We’re used to talking about how the failure to invest in water management can impede economic growth, but the positive case for water management investments can be just as compelling. With support from the Israeli government, my colleagues and I recently took a study tour to Israel, and what we saw on the ground showed that combining policy and technology can lead not only to better local water management, but also result in a multi-billion dollar, export-driven industry.
Like many countries in the Middle East and North Africa region, Israel faces a variety of water-related challenges including growing demand, urbanization, and climate change. Faced with these challenges, Israel made long-term investments in technology that have paid off in the form of a dynamic, export-oriented water sector. Water has become a US$2 billion industry for Israel, consisting of at least 300 companies and over 100 startups. Growth has been rapid; the sector has seen an increase in exports of almost 200% in just three years. The Israeli government now sees water technology and related services as one of the most promising opportunities for export-oriented growth, underscoring how Israel has managed to turn water scarcity from a brake on development into an engine for it.
Israel’s strategy has been long in the making, and relies on a complex framework of public finance, technology, policies, and institutions. Beginning in the 1960s, the Israeli government invested in state-owned enterprises focused on reducing irrigation water use, the single biggest consumer of water. One of these firms, Netafim, was a pioneer in drip irrigation, which improves the efficiency of irrigation to 95%, as compared to 50% using traditional flood irrigation. State investment, including long-term financing arrangements produced by the Ministry of Finance, has also been critical to the expansion of desalination, which now provides some 80% of Israel’s domestic and municipal water. Using advanced remote osmosis technologies and improved process engineering, Israel’s desalination plants are some of the most efficient in the world, delivering water at a price of US$0.68 per cubic meter, well below the global average of approximately US$0.81.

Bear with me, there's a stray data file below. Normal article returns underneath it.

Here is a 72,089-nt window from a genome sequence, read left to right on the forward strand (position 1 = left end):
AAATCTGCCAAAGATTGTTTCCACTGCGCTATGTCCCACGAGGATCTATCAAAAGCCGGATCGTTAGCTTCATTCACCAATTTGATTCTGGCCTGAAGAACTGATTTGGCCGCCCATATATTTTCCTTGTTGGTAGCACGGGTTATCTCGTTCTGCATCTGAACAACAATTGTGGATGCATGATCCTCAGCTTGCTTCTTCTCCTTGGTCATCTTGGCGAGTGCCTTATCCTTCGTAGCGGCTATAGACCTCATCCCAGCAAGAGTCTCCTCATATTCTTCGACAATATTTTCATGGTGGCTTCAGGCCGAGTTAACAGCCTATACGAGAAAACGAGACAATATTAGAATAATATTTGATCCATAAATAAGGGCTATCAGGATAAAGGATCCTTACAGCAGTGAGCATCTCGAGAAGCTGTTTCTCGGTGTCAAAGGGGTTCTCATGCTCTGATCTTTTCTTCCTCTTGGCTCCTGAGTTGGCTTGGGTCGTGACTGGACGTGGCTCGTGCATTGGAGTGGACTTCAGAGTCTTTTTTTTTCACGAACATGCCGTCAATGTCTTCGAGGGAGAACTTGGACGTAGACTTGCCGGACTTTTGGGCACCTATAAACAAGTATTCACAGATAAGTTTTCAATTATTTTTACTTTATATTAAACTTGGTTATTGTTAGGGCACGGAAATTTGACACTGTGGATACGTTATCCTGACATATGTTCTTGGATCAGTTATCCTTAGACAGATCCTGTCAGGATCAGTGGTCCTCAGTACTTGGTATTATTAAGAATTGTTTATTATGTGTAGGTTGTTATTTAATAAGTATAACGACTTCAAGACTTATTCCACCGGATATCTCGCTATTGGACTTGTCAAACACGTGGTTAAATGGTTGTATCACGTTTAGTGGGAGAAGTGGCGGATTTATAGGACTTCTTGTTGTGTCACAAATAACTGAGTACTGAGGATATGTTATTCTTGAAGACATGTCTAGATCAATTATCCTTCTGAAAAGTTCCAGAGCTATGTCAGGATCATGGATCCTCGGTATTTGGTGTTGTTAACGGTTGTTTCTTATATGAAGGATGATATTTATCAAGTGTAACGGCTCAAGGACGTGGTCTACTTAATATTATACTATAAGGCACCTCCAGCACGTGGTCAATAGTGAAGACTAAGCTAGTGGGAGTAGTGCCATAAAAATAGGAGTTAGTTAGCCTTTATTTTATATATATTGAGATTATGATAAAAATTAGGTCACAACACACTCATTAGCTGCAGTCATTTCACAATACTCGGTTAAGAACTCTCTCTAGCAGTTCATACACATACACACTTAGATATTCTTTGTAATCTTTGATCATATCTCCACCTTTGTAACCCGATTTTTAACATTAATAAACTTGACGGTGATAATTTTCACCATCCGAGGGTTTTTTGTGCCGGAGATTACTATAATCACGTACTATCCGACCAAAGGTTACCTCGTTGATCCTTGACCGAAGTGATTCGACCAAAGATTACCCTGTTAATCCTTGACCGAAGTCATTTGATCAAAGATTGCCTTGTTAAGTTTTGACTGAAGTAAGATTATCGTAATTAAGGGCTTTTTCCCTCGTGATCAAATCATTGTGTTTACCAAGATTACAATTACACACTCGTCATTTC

But Israel’s water technology sector isn’t solely the product of state-led investment. It’s also sustained by the country’s progressive approach to water pricing, which aims to promote water conservation while also ensuring that investments in water supply and delivery are sustainable, with operation and maintenance expenses financed by tariffs paid by water users. This tariff, currently set at US$2.55 per cubic meter for most water users, includes only a 4.5% subsidy This relatively high water tariff creates a dependable revenue for Israel’s utilities, and a strong profit motive for companies whose technology and processes can further reduce water use.
Perhaps even more important than these favorable economics, however, is the institutional support that the Israeli government provides for entrepreneurs and researchers in the water sector. Israel’s government-funded Innovation Authority and Export Institute have both identified water as a strategic growth opportunity, and provide water technology companies with startup financing, export assurances, and assistance in promoting products abroad. A sectoral growth strategy produced by Deloitte on behalf of the Manufacturers Association of Israel has been embraced by the government, including holding a major industry conference – WATEC– every two years.
The Israeli example shows that in technology, financing, policy, and institutions. For World Bank client countries that are severely affected by water scarcity, the case of Israel suggests that investing in a combination of sound policy incentives and technology can create substantial rewards, not only in the water sector, but more broadly for innovation-led economic growth as well.